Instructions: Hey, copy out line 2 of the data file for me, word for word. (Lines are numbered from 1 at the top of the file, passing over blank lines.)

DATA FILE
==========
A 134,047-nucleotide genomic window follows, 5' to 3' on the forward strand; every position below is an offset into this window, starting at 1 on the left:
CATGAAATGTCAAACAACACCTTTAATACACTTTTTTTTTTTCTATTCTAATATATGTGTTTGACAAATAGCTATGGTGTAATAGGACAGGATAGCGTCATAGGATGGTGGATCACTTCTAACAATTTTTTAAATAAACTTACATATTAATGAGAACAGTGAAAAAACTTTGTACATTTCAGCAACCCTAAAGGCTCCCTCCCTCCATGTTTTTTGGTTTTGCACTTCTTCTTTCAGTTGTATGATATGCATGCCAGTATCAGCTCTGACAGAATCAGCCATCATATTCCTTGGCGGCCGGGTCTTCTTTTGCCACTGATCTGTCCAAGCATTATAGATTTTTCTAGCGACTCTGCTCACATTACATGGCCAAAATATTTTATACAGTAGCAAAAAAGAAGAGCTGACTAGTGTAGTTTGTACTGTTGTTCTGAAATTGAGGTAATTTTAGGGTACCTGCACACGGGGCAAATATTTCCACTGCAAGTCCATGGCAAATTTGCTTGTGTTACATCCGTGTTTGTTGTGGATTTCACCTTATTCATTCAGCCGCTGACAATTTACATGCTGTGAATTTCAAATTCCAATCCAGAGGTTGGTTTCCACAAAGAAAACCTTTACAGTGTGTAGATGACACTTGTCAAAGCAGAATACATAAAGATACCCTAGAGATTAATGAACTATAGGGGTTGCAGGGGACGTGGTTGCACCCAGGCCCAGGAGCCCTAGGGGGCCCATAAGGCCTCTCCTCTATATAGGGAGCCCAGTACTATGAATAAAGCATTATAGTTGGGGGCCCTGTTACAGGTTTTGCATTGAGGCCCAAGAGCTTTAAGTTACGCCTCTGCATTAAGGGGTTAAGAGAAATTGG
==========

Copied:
CATGAAATGTCAAACAACACCTTTAATACACTTTTTTTTTTTCTATTCTAATATATGTGTTTGACAAATAGCTATGGTGTAATAGGACAGGATAGCGTCATAGGATGGTGGATCACTTCTAACAATTTTTTAAATAAACTTACATATTAATGAGAACAGTGAAAAAACTTTGTACATTTCAGCAACCCTAAAGGCTCCCTCCCTCCATGTTTTTTGGTTTTGCACTTCTTCTTTCAGTTGTATGATATGCATGCCAGTATCAGCTCTGACAGAATCAGCCATCATATTCCTTGGCGGCCGGGTCTTCTTTTGCCACTGATCTGTCCAAGCATTATAGATTTTTCTAGCGACTCTGCTCACATTACATGGCCAAAATATTTTATACAGTAGCAAAAAAGAAGAGCTGACTAGTGTAGTTTGTACTGTTGTTCTGAAATTGAGGTAATTTTAGGGTACCTGCACACGGGGCAAATATTTCCACTGCAAGTCCATGGCAAATTTGCTTGTGTTACATCCGTGTTTGTTGTGGATTTCACCTTATTCATTCAGCCGCTGACAATTTACATGCTGTGAATTTCAAATTCCAATCCAGAGGTTGGTTTCCACAAAGAAAACCTTTACAGTGTGTAGATGACACTTGTCAAAGCAGAATACATAAAGATACCCTAGAGATTAATGAACTATAGGGGTTGCAGGGGACGTGGTTGCACCCAGGCCCAGGAGCCCTAGGGGGCCCATAAGGCCTCTCCTCTATATAGGGAGCCCAGTACTATGAATAAAGCATTATAGTTGGGGGCCCTGTTACAGGTTTTGCATTGAGGCCCAAGAGCTTTAAGTTACGCCTCTGCATTAAGGGGTTAAGAGAAATTGG